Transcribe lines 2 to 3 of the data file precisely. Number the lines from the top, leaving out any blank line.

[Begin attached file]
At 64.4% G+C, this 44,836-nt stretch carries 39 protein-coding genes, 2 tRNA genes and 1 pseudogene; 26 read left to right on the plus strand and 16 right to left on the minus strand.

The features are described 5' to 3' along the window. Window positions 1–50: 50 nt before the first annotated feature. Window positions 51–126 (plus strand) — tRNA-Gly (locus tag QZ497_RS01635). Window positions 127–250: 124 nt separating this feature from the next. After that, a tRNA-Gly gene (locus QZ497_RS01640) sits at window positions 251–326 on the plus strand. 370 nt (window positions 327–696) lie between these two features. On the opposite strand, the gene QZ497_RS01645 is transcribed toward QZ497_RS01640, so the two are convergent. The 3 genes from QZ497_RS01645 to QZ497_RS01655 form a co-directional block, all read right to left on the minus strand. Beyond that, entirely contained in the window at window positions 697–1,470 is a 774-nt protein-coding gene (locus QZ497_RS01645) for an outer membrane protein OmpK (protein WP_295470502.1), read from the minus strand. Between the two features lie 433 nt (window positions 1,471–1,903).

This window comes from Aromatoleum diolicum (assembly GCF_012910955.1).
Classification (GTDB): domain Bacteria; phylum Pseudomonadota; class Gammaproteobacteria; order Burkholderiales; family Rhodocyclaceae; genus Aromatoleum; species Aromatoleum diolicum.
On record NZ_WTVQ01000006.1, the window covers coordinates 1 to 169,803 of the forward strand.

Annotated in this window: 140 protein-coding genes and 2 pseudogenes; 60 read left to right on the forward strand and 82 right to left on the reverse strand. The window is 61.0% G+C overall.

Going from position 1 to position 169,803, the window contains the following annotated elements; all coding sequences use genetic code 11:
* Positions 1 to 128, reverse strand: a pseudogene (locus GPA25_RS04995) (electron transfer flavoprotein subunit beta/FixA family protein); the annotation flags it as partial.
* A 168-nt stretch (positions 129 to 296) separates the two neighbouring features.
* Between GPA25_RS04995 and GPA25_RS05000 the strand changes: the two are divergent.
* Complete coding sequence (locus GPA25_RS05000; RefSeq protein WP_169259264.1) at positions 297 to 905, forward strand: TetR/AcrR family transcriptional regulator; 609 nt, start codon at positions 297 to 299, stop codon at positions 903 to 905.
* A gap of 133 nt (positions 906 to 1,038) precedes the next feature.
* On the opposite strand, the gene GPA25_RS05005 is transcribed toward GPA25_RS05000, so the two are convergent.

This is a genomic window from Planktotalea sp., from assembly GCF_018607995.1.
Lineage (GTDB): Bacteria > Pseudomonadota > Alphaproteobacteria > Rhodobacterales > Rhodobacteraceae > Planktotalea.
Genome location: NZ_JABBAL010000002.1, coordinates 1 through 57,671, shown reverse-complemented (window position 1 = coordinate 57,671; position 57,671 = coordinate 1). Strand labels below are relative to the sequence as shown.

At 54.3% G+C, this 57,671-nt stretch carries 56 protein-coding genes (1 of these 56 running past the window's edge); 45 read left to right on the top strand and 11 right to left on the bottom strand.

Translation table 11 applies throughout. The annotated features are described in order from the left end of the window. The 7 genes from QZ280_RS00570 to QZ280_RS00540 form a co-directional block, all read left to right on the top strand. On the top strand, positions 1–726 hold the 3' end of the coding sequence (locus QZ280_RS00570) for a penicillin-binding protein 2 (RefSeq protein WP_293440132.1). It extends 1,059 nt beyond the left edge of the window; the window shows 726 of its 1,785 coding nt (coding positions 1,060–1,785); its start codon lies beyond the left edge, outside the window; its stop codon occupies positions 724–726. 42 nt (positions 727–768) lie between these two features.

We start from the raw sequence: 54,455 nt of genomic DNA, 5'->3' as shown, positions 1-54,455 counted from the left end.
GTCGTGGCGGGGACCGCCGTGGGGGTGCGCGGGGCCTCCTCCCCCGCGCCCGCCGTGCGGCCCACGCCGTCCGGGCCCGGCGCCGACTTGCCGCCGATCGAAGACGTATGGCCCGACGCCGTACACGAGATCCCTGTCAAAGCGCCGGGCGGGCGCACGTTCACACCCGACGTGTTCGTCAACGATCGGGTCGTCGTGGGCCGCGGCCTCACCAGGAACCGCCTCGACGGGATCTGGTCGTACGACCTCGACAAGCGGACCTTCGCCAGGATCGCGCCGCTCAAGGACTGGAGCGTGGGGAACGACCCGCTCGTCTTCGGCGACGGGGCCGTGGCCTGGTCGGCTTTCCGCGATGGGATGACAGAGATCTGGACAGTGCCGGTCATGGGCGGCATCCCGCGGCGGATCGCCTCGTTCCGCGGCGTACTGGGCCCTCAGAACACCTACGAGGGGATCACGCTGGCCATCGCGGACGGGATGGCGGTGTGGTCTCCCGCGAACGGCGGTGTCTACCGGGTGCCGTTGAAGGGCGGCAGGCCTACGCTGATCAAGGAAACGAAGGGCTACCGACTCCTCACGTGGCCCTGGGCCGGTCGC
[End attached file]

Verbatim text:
The features are described 5' to 3' along the window. Window positions 1–50: 50 nt before the first annotated feature. Window positions 51–126 (plus strand) — tRNA-Gly (locus tag QZ497_RS01635). Window positions 127–250: 124 nt separating this feature from the next. After that, a tRNA-Gly gene (locus QZ497_RS01640) sits at window positions 251–326 on the plus strand. 370 nt (window positions 327–696) lie between these two features. On the opposite strand, the gene QZ497_RS01645 is transcribed toward QZ497_RS01640, so the two are convergent. The 3 genes from QZ497_RS01645 to QZ497_RS01655 form a co-directional block, all read right to left on the minus strand. Beyond that, entirely contained in the window at window positions 697–1,470 is a 774-nt protein-coding gene (locus QZ497_RS01645) for an outer membrane protein OmpK (protein WP_295470502.1), read from the minus strand. Between the two features lie 433 nt (window positions 1,471–1,903).

This window comes from Aromatoleum diolicum (assembly GCF_012910955.1).